It doesn't really matter how your track your can track it by pounds, but weighing everything gets old. I tried last year, and by July I was tired of the time it took to weigh everything. I was using a tiny kitchen scale though and think I might be happier if I bought a much larger scale. You can track it by how many gallons or quarts or whatever you pick, or by how much you eat from the garden during the growing season or by how much you put up for winter via freezing, canning or dehydrating. For years now I have mostly tracked it for myself by how exhausted I am during canning season. When I start whining and complaining to my husband that I am too tired and will plant "less" next year, that's when I know the garden has been hugely productive! Luckily (as you can tell from the things I write here) I get over that feeling and always plant "more" the next year and not "less".

I know lots of people love computer spreadsheets but to me they are a chore I'd rather not be "stuck" with. I just track it in my head and by looking at my freezers, canning closet and root cellar. Even if I forget how many lbs. or qts. of any individual crop we harvested, I remember what we ran out of first and what I missed most. That's what I plant more of the following year, but then Mother Nature still has to cooperate or planting more doesn't necessarily mean getting a larger harvest.

Last year was a bad bean year here because we had hordes of grasshoppers and they love bean plants. So, this year I'll overcompensate by planting far too many beans. That's my method! Each year I overplant whatever did not do well enough the year before.

I bet you're enjoying your hoophouse. Mine is mostly still in the garage, but we worked on it some this week and hope to do more next week. I mostly want it for seedstarting and for growing on the seedlings until it is time to transplant them out, and I still want a traditional greenhouse or a sunshed too. I thought if we started with this one, least it is a start and then later on we can build a more permanent and more sturdy structure.

I am hardening off tomato plants and lettuce plants that were raised indoors under lights and the wind is making it very hard. Every day I have to strategically place them in a location where the house or garage will block them from most of the wind. I raise them with fans blowing on them indoors because it helps strengthen them, but there's still a big difference in the amount of "wind" they receive from those fans inside and the amount of strong wind they have to endure in late Feb. and early Mar. outdoors. That's where the hoophouse-style greenhouse should come it handy---by blocking some of that wind, I hope.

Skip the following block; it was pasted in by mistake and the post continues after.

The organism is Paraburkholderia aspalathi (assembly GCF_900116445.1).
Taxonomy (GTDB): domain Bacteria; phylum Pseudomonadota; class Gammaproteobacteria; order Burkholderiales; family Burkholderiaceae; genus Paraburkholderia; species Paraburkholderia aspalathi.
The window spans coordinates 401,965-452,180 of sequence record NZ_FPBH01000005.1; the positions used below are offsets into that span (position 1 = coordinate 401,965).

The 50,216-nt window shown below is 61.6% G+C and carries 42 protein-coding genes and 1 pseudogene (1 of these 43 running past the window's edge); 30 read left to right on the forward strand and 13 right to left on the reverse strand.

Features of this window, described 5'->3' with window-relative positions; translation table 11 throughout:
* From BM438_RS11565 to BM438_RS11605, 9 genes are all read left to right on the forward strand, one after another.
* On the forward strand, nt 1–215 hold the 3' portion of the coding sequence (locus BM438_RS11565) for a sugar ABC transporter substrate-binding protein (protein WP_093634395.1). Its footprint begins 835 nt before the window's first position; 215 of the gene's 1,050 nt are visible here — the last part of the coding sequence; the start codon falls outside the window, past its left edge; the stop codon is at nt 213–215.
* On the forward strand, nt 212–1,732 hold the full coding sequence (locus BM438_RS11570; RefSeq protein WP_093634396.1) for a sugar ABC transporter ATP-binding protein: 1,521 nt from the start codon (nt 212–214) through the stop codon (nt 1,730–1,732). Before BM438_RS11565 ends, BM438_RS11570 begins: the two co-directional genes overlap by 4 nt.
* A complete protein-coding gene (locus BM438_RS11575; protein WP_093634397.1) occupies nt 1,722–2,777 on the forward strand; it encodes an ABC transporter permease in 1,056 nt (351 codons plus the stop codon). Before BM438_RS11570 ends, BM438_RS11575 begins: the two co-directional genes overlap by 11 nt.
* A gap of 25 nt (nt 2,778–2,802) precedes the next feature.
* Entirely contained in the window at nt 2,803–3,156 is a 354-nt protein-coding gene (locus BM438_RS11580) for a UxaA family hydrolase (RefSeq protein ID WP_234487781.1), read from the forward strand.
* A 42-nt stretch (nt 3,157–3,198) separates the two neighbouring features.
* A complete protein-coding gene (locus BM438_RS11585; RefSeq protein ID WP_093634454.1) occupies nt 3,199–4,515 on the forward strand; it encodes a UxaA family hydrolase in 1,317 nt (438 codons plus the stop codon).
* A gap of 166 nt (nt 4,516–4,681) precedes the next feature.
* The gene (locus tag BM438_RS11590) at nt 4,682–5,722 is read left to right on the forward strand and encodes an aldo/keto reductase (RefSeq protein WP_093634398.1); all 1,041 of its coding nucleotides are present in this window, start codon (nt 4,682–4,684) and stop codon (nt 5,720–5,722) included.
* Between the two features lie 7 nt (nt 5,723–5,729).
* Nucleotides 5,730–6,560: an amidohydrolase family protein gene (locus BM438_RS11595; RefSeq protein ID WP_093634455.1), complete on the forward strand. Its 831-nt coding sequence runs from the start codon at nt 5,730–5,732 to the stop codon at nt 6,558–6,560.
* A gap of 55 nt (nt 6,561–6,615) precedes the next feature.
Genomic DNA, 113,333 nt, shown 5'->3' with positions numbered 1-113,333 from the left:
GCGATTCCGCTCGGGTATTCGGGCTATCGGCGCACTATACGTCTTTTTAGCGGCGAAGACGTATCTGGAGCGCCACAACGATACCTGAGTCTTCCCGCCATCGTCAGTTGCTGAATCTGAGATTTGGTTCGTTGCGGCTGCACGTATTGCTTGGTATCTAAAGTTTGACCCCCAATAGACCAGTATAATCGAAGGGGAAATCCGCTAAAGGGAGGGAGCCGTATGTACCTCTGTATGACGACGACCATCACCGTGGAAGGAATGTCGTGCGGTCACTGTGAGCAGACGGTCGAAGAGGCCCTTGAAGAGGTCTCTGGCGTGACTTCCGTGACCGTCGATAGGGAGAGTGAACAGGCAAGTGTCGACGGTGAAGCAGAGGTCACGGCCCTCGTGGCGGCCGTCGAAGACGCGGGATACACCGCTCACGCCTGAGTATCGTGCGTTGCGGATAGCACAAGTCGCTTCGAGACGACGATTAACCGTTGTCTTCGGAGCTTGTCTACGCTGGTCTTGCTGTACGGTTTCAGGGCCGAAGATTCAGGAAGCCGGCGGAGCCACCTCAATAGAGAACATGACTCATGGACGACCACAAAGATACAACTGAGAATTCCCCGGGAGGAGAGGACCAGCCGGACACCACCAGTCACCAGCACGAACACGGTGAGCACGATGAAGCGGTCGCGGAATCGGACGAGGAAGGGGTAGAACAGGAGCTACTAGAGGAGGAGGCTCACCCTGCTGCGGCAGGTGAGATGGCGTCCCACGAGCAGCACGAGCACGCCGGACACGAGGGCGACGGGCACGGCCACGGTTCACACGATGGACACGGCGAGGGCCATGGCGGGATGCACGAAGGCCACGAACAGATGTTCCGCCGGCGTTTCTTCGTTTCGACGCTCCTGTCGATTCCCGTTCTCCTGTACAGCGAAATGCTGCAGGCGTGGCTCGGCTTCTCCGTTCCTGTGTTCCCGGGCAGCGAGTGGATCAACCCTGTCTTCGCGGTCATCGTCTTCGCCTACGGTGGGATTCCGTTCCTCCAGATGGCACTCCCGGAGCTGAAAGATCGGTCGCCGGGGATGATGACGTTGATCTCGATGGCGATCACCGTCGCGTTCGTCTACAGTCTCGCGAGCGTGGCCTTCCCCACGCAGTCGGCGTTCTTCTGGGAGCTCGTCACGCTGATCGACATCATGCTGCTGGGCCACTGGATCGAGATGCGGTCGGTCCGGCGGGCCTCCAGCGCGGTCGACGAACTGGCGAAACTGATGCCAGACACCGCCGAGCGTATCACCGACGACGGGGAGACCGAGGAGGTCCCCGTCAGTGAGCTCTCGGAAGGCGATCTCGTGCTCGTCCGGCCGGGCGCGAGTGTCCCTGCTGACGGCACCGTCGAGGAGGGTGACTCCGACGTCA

I'm so relieved to hear you are a Pigpen too, because I know that I am one. Throughout the gardening season, a tornado of dirt and debris follows me wherever I go. I try to blame it on the dogs and cats, but I'm not fooling anybody....everyone knows I am the "dirty one". I keep telling my husband that if only he'd built me a house with a dirt floor, then he'd never notice when I tracked dirt in on my gardening boots or shoes because it would blend right in. Of course, I'm only kidding.....I think.

Now, I think I am going to go post the planting temperature data on its own thread so that we can find it later when someone else is looking for similar information. The search function here works best when we use really specific words in the "subject of posting line".


    Bookmark   February 18, 2011 at 1:17PM
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Hi everyone- I'm another 'lurker' who loves learning from you. As a second-year gardening rookie, I also struggle with what to plant and when, and how to plan the spring-summer-fall planting succession in my square-foot gardens. (any tips on that one would be welcome!)

This morning I found a planting guide that I think will work for the first problem. You fill in the dates, based on your freeze date (yeah, I'm not going to be taking the soil temp for a while yet...) and she tells you what you should be planting, including the final 'last-chance-to-plant-it-for-this-season' date. Here you go!:

Here is a link that might be useful: planting schedule

    Bookmark   February 20, 2011 at 12:35PM